"blue-100": "#dbeafe",
  "blue-200": "#bfdbfe",
  // etc.

const colorProperties = defineProperties({
  conditions: {
    lightMode: {},
    darkMode: { "@media": "(prefers-color-scheme: dark)" },
  defaultCondition: "lightMode",
  properties: {
    color: colors,
    background: colors,

export const sprinkles = createSprinkles(responsiveProperties, colorProperties);
export type Sprinkles = Parameters<typeof sprinkles>[0];

The TS stylesheets must be defined in separate .css.js or .css.ts files though for “zero-runtime” usage. With that said, in order to achieve truly zero-runtime usage, you can only use Sprinkles in other TS stylesheets. This somewhat limits your flexibility.

Although you can use Sprinkles directly in your JS/TS code, a small runtime will be required - a helper function and a mapping object containing all your atomic classes, necessary for class lookup at runtime.

If you want to reproduce the entire set of utility classes from Tailwind, this object will be huge.

Windi CSS

Windi CSS landing page

Windi CSS is a direct Tailwind alternative (with full Tailwind CSS v2 feature compatibility), with easier setup and faster compile times. While the advantages of this framework lessened as Tailwind matured to v3, its most promising feature (in regards to class composition) was a compilation mode. It was meant to compile utility classes applied on elements into singular, scoped classes.

<!-- input -->
<div class="py-8 px-8 max-w-sm mx-auto bg-white rounded-xl shadow-md space-y-2 sm:py-4 sm:flex sm:items-center sm:space-y-0 sm:space-x-6">
  <img class="block mx-auto h-24 rounded-full sm:mx-0 sm:flex-shrink-0" src="/img/erin-lindford.jpg" alt="Woman's Face">
  <div class="text-center space-y-2 sm:text-left">
    <div class="space-y-0.5">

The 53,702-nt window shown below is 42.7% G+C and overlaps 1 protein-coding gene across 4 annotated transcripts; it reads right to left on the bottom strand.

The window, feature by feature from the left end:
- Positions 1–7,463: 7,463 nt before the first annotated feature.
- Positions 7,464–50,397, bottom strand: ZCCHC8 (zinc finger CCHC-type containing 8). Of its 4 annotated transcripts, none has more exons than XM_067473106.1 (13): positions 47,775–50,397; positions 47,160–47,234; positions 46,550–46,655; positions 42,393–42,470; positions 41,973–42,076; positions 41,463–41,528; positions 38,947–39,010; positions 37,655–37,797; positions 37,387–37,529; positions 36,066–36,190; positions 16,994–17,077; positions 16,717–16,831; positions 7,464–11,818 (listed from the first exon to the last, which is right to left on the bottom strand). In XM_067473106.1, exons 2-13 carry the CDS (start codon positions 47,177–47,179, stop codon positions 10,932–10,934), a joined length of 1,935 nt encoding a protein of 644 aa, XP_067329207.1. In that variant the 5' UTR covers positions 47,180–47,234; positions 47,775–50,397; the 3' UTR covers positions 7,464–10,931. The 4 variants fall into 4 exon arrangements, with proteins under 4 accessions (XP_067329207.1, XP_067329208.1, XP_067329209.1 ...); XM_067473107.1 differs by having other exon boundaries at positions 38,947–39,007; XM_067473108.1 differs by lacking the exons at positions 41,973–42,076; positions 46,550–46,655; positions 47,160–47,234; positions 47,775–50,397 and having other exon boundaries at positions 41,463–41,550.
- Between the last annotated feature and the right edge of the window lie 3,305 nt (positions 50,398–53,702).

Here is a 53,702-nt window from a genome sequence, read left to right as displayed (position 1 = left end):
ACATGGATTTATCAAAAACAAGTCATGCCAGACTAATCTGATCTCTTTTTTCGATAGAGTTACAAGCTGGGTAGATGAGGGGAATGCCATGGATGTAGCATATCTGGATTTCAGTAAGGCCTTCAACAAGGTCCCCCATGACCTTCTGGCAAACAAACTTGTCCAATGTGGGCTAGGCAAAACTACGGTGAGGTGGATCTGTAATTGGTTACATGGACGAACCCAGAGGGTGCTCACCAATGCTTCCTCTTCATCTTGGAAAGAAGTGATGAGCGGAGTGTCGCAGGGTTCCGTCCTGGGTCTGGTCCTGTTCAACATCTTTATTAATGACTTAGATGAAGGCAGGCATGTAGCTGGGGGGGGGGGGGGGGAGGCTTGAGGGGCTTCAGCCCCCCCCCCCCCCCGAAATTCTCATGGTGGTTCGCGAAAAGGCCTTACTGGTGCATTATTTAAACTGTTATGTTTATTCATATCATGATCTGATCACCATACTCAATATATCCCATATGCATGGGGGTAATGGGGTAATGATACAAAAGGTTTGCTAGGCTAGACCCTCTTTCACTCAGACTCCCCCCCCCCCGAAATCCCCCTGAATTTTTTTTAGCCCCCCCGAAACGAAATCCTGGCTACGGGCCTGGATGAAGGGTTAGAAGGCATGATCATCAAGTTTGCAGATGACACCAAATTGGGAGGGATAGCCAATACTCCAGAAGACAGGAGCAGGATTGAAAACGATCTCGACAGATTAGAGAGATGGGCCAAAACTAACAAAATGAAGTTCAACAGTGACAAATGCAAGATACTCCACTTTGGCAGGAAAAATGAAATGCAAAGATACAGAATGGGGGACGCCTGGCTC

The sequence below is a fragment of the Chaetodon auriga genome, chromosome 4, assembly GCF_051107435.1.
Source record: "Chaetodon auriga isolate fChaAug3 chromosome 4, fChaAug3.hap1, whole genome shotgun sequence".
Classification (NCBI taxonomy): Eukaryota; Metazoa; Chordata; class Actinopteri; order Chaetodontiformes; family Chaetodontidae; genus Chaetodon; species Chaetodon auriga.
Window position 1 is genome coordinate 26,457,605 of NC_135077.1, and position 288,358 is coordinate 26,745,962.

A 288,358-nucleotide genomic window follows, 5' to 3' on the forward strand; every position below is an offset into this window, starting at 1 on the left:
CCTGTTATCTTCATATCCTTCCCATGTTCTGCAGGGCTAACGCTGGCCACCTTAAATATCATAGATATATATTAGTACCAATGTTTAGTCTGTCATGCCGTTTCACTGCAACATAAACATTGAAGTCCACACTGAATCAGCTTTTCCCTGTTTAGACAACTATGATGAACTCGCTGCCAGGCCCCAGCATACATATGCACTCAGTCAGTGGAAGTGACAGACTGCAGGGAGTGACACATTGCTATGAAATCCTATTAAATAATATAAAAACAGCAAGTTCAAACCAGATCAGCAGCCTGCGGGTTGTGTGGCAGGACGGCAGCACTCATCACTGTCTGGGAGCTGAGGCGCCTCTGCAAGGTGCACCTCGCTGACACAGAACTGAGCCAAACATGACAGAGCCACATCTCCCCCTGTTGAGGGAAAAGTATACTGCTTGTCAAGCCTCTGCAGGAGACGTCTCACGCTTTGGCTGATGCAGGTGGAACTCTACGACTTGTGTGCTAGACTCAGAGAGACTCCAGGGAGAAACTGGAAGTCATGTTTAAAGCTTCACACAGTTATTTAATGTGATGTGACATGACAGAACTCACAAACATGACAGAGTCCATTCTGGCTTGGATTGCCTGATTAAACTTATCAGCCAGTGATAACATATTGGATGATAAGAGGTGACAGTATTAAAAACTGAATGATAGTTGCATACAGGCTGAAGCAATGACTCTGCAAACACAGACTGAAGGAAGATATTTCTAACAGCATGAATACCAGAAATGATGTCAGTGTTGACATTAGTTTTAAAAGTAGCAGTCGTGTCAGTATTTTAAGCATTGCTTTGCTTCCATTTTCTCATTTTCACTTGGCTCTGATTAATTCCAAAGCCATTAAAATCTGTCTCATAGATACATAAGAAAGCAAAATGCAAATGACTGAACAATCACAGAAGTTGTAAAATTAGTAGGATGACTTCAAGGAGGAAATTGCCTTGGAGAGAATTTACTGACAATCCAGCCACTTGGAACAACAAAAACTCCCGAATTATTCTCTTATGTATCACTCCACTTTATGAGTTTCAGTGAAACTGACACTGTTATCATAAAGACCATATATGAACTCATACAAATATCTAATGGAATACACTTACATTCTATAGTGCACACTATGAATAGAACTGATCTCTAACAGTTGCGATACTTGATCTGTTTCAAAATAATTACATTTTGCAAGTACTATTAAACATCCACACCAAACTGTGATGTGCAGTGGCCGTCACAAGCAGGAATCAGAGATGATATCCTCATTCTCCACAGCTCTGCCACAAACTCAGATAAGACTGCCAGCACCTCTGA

<p class="text-lg text-black font-semibold">
        Erin Lindford
      <p class="text-gray-500 font-medium">
        Product Engineer
    <button class="px-4 py-1 text-sm text-purple-600 font-semibold rounded-full border border-purple-200 hover:text-white hover:bg-purple-600 hover:border-transparent focus:outline-none focus:ring-2 focus:ring-purple-600 focus:ring-offset-2">Message</button>

<!-- output -->
<div class="windi-15wa4me">
  <img class="windi-1q7lotv" src="/img/erin-lindford.jpg" alt="Woman's Face">
  <div class="windi-7831z4">
    <div class="windi-x3f008">
      <p class="windi-2lluw6">
        Erin Lindford
      <p class="windi-1caa1b7">
        Product Engineer
    <button class="windi-d2pog2">Message</button>

If implemented well, this approach could fix all the issues related to class composition, while still providing DX similar to that of Tailwind. The only downside would be that, as described, it’d be an all-in or all-out solution that doesn’t allow you to pick which utility classes to “compile” and which to leave as is - leading to possibly large CSS bundles.

Still, this is by far the solution with the least negative impact. The only problem is, the development of the compile mode seems to have gone stale, leaving it available only to a few of Windi CSS dedicated integrations and barely documented. What’s worse, over the last few months development on the entire Windi CSS project has slowed down.

Zero-runtime solution

After exploring all the above alternatives (and more), I’ve decided to implement my own, custom solution. For that, I’ve turned to Linaria - a true zero-runtime CSS-in-JS library.

Linaria landing page

After Linaria does its processing in the build step, all you get is just a string in JS, while the actual styling is extracted into a dedicated CSS file. On top of that, it integrates well with most preprocessors, such as Sass or PostCSS - together with the PostCSS Tailwind plugin.

Thanks to that, using Linaria, I was able to get something like the following:

import { css } from "@linaria/core";

const flexCenter = css`@apply flex justify-center items-center`;

// Use in React JSX
<h1 className={flexCenter}>Hello world</h1>;